Brittany Rebecca Helton

Author Archive

3 Years….and time still goes on

by on Aug.04, 2013, under Thoughts and Feelings

3 years ago today my beautiful angel decided that it was time for her to leave this earth, leave the pain that she was subject to and leave the ugliness that she had to live with everyday in order to be free. Now, 3 years later, she is still free.

It is just too bad that others cannot realize that it is time to let go of the ugliness and just let my daughter rest in peace. People can spew their ugly words all they want. They can deflect their guilt and point the blame on others, but in reality, they know what the truth is and they know why Brittany did what she did. Blame needs to be placed where it belongs, and the lies should be left in their own heads. People are going to believe what they want to believe, but the only one that really knows ALL the truth can no longer stand up for herself.

Today, I will honor the life of my daughter and not focus on the ugliness of others. It’s sad that they have to continue to act they way they do. They are the ones that have to lay in the bed they made. We all make our own decisions in life, and we must life with the choices we make.

Rest in peace my sweet angel…you can no longer be tortured, abused or made to feel like you do not deserve to be here. I love you so very much.

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Strange Connections

by on Jul.29, 2013, under Thoughts and Feelings

While I was in Washington DC in June, the morning that we were on Capitol Hill, I received a message from an old friend of mine that one of her friend’s children had died by suicide, then I received a text from your friend Abby telling me that she had just found out that a young girl (13) in her community had died by suicide as well that day. It saddened me and I thought about you, and it made me realize even more than ever that I was in the place I was to do something GOOD for people, and to honor you.

When we returned home, we received a follow up e mail from the AFSP staff with 2 personal stories attached. I read both of them, then closed the e mail. For some reason, a few days later, I went back to re read the story from the person from PA. He made mention that on the day we were on the Hill, he had received a message regarding a young girl in his community that had died by suicide. I had to read it again, then I reached out to Abby to ask her what the young girl’s name was that she messaged me about that day. I sent an email to the representative from PA and let him know that I too had received a message that day about a young girl in PA that had died by suicide. I gave him the name and asked if it was the same person. There were some issues with e mails not going back and forth, so it took a few days to respond, but when he did, this is what I received:

Oh, my.
First, yes, the person is one and the same. And, the part that I didn’t know at the time, is that her aunt lives just 2 houses over from me.
Also I seem to recall Brittany’s story. What last name did she go by? I believe my daughter knew her.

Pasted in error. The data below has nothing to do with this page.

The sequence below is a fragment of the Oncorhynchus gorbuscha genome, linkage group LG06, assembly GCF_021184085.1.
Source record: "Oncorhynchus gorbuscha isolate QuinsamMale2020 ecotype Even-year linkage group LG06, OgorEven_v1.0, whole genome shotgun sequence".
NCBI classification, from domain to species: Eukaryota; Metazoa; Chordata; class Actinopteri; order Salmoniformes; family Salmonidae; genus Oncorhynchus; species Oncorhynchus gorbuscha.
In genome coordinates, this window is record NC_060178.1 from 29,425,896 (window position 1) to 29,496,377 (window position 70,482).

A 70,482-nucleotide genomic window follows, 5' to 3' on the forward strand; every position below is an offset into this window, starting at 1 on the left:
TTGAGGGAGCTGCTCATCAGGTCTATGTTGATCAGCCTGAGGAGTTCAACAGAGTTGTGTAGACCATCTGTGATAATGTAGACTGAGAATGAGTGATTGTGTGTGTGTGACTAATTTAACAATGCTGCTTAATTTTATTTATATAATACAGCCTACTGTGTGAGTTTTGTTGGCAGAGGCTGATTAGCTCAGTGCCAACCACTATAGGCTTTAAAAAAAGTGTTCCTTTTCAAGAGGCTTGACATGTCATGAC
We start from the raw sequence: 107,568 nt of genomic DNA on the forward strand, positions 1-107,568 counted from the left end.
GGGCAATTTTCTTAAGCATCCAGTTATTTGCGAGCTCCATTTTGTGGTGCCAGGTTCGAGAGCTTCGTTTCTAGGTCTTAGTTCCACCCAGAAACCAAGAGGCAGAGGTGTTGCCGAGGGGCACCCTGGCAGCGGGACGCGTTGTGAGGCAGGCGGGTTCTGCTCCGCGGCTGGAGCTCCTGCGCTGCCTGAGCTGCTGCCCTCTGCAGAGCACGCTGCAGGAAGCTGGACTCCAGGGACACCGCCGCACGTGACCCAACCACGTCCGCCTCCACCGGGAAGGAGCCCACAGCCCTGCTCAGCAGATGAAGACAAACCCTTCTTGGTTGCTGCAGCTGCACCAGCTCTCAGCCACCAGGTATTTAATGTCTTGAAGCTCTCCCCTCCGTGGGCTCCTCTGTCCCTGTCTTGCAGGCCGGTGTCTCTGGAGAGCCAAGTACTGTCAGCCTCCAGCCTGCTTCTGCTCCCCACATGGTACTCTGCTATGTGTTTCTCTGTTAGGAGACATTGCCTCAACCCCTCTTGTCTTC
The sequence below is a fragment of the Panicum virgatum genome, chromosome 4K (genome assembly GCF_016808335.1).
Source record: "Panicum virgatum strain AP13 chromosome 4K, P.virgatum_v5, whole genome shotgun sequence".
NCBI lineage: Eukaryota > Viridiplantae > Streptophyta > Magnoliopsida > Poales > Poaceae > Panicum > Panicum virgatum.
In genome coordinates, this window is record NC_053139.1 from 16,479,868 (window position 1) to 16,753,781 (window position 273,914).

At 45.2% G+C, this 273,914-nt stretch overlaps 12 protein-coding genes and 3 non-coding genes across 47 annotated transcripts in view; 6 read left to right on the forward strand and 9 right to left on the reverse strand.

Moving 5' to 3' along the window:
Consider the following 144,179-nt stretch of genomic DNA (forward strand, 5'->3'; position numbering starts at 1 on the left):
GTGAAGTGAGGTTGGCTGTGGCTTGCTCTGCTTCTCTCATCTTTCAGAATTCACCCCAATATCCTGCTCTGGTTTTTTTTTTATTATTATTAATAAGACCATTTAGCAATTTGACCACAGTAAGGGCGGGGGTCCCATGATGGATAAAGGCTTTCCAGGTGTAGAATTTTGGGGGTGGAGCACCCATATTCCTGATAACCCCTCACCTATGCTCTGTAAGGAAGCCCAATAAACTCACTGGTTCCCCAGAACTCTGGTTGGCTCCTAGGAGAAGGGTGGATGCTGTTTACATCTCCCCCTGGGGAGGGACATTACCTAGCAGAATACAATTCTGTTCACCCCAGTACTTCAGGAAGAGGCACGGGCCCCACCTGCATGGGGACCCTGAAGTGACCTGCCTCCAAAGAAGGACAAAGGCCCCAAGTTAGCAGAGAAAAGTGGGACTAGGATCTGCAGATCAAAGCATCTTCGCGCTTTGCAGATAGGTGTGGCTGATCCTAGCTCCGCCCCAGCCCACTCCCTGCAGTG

I responded to him and once again, this was his reply:
YES, once and the same. After her passing, there were 2 teams who came to the walk, one from Lycoming and the other consisting of various members of the family. Were you there too? A number of folks returned this past year when we moved from Penn College to Indian Park.

 My heart skipped several beats during those e mail exchanges. I traveled 3000 miles to lobby for Suicide Prevention reform and you were there the entire time. I should have known. You always seem to be with me when I need you the most.

Rest in peace my sweet angel….I love you

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Garrett Lee Smith Memorial Act Reauthorization Introduced into the House

by on Jul.29, 2013, under Suicide Prevention Public Policies

WASHINGTON – On Friday, U.S. Congressmen Bill Cassidy and Danny Davis introduced legislation to reauthorize the Garrett Lee Smith Memorial Act (GLSMA).

 H.R. 2734, the Garrett Lee Smith Memorial Act Reauthorization of 2013 would revise and extend provisions of the original Act signed into law by President Bush in 2004.  GLSMA funds assist states, tribes, colleges and universities develop suicide prevention and intervention programs, which are often the first line of defense for those battling mental illness.

 According to the Centers for Disease Control and Prevention, more than 38,000 Americans die by suicide every year, and suicide remains the second leading cause of death for young people age 15-24.  The CDC also reports that 157,000 young people alone are treated for self-inflicted injuries annually, often a result of a failed suicide attempt.

“In the last year, horrific consequences of untreated mental illness have drawn national attention—but statistics show that these events are only a glimpse into the often ignored national struggle with mental illnesses such as depression, bipolar disorder, and schizophrenia,” said Congressman Bill Cassidy, who noted that those with mental illness are far more likely to be a victim of self-directed violence than the perpetrators of violence against others. “This bill provides the critical resources needed to connect at-risk individuals to the services they need to recover before it’s too late.”